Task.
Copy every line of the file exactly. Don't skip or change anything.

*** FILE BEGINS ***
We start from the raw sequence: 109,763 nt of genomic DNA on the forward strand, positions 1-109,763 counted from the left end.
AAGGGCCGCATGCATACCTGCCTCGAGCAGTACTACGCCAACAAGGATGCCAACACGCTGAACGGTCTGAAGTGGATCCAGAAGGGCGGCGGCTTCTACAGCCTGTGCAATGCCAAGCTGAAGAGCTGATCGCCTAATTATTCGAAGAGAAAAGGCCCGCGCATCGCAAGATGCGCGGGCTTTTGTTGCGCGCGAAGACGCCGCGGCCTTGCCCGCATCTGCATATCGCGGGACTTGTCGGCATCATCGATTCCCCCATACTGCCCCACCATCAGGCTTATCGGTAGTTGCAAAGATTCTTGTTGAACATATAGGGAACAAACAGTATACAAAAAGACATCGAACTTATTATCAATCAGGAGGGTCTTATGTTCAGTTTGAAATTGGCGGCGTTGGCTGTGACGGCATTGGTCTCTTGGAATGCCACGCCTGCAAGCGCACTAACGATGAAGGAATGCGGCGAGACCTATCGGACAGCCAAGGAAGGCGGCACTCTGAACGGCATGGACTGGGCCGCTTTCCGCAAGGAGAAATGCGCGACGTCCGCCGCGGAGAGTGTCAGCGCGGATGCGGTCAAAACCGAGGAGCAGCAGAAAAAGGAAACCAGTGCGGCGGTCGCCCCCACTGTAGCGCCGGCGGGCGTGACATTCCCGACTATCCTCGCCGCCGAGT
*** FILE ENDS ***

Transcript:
We start from the raw sequence: 109,763 nt of genomic DNA on the forward strand, positions 1-109,763 counted from the left end.
AAGGGCCGCATGCATACCTGCCTCGAGCAGTACTACGCCAACAAGGATGCCAACACGCTGAACGGTCTGAAGTGGATCCAGAAGGGCGGCGGCTTCTACAGCCTGTGCAATGCCAAGCTGAAGAGCTGATCGCCTAATTATTCGAAGAGAAAAGGCCCGCGCATCGCAAGATGCGCGGGCTTTTGTTGCGCGCGAAGACGCCGCGGCCTTGCCCGCATCTGCATATCGCGGGACTTGTCGGCATCATCGATTCCCCCATACTGCCCCACCATCAGGCTTATCGGTAGTTGCAAAGATTCTTGTTGAACATATAGGGAACAAACAGTATACAAAAAGACATCGAACTTATTATCAATCAGGAGGGTCTTATGTTCAGTTTGAAATTGGCGGCGTTGGCTGTGACGGCATTGGTCTCTTGGAATGCCACGCCTGCAAGCGCACTAACGATGAAGGAATGCGGCGAGACCTATCGGACAGCCAAGGAAGGCGGCACTCTGAACGGCATGGACTGGGCCGCTTTCCGCAAGGAGAAATGCGCGACGTCCGCCGCGGAGAGTGTCAGCGCGGATGCGGTCAAAACCGAGGAGCAGCAGAAAAAGGAAACCAGTGCGGCGGTCGCCCCCACTGTAGCGCCGGCGGGCGTGACATTCCCGACTATCCTCGCCGCCGAGT